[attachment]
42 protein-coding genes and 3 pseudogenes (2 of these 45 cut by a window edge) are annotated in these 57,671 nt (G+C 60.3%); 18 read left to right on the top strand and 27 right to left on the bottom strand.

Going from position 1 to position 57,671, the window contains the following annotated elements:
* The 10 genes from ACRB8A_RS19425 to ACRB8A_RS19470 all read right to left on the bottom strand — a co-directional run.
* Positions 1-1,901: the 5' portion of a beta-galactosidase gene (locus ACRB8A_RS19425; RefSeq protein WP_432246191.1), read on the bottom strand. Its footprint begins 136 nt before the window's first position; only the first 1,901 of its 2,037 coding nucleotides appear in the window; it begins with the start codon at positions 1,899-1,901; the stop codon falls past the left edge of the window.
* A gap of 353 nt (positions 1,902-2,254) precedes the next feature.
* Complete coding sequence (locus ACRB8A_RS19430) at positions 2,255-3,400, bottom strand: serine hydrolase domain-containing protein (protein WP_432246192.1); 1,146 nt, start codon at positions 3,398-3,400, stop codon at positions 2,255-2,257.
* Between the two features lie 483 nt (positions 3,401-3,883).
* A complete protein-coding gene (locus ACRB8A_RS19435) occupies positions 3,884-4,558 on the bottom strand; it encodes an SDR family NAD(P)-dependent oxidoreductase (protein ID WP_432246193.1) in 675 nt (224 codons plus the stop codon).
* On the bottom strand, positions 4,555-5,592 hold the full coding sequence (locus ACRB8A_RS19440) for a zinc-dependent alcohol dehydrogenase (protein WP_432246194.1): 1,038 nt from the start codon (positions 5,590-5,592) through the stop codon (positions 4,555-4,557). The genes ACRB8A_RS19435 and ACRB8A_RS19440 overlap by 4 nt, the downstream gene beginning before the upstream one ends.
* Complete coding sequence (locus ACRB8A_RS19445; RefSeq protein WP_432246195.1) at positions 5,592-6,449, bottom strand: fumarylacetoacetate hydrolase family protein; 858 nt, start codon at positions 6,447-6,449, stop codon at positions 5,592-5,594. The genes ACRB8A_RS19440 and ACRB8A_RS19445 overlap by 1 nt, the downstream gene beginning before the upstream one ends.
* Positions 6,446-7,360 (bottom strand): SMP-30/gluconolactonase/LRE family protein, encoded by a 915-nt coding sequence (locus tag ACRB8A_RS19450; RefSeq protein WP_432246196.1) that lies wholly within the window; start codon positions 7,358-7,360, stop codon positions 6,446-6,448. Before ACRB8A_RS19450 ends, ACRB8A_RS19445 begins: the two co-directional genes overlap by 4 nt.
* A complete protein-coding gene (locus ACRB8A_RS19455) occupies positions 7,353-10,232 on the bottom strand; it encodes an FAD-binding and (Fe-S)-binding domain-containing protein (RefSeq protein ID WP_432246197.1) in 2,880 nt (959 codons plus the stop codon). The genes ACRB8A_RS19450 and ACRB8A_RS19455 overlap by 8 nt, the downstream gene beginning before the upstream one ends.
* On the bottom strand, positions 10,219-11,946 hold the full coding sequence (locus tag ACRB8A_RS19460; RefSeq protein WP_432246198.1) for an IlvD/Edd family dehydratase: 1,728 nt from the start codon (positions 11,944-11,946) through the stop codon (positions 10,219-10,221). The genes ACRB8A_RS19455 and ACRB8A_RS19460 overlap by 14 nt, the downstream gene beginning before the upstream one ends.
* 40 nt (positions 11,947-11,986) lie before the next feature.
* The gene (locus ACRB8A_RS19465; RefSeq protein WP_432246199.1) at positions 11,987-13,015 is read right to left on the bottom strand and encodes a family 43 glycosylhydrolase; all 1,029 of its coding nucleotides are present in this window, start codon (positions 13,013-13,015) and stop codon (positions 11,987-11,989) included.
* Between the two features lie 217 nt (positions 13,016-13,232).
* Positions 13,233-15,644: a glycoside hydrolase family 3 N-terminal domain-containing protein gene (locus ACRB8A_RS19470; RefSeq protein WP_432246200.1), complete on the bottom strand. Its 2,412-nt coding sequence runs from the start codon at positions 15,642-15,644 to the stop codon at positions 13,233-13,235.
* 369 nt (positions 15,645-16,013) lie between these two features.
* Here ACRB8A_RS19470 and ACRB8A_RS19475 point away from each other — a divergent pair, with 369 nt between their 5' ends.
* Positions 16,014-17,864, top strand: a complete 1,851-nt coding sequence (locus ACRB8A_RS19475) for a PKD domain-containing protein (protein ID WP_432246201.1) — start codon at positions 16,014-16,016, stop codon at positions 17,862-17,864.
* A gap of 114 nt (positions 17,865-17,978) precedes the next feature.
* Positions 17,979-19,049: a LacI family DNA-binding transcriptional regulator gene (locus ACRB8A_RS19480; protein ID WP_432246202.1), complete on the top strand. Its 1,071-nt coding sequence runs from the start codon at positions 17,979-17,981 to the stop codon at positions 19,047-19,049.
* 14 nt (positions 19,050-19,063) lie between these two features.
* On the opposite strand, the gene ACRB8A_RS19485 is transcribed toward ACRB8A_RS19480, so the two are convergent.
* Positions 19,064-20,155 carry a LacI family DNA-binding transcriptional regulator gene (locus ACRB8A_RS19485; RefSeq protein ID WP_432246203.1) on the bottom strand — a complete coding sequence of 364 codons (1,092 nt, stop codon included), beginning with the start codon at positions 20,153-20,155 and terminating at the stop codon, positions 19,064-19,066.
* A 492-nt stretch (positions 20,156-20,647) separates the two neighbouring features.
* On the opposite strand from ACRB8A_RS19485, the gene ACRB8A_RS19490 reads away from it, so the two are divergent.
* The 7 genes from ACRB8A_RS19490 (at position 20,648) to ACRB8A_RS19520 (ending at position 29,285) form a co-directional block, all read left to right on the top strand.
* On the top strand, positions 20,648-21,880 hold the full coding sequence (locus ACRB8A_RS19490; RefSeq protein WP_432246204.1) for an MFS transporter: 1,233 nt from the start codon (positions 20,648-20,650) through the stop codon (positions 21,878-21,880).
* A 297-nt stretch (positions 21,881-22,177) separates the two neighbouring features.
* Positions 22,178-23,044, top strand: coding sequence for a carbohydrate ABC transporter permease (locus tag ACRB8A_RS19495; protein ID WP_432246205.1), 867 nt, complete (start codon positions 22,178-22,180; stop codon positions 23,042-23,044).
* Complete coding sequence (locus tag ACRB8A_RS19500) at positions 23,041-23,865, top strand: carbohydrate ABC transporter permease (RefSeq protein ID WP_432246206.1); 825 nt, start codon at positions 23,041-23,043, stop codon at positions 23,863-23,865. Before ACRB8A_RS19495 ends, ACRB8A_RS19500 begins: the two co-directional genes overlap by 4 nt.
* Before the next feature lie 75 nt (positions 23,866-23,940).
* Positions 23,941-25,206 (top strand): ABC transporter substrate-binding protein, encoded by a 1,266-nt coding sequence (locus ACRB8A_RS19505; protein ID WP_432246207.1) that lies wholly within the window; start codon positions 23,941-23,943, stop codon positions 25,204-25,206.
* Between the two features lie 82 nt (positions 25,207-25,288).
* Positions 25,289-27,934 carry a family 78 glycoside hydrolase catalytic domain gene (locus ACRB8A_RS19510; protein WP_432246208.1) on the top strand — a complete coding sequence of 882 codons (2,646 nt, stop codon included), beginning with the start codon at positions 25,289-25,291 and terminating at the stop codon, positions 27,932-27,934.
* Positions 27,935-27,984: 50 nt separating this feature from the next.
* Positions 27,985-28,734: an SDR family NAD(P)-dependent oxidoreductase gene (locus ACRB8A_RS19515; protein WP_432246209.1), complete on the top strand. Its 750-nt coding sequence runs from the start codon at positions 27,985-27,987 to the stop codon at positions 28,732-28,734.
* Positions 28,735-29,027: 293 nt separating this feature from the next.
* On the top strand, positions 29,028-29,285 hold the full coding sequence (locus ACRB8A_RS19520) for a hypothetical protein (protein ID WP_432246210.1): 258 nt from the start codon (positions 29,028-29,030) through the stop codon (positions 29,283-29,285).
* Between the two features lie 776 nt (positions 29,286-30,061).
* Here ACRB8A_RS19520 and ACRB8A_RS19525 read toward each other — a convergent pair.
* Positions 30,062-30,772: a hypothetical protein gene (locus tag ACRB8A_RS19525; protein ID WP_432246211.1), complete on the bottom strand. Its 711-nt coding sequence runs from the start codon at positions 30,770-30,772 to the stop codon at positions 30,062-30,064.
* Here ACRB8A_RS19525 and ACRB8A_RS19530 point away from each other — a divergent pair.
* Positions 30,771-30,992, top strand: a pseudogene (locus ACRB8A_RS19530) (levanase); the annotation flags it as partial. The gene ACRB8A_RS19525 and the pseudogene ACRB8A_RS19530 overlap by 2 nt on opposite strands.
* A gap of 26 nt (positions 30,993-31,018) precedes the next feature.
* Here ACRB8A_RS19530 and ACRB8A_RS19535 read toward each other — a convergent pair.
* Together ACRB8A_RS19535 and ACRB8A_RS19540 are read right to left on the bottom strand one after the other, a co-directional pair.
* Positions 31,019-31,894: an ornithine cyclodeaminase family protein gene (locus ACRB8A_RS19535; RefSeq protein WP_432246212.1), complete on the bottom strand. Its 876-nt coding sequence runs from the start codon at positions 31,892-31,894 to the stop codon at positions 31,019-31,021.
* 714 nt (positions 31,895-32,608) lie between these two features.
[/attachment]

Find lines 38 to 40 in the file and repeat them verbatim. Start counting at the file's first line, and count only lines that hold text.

* Positions 27,985-28,734: an SDR family NAD(P)-dependent oxidoreductase gene (locus ACRB8A_RS19515; protein WP_432246209.1), complete on the top strand. Its 750-nt coding sequence runs from the start codon at positions 27,985-27,987 to the stop codon at positions 28,732-28,734.
* Positions 28,735-29,027: 293 nt separating this feature from the next.
* On the top strand, positions 29,028-29,285 hold the full coding sequence (locus ACRB8A_RS19520) for a hypothetical protein (protein ID WP_432246210.1): 258 nt from the start codon (positions 29,028-29,030) through the stop codon (positions 29,283-29,285).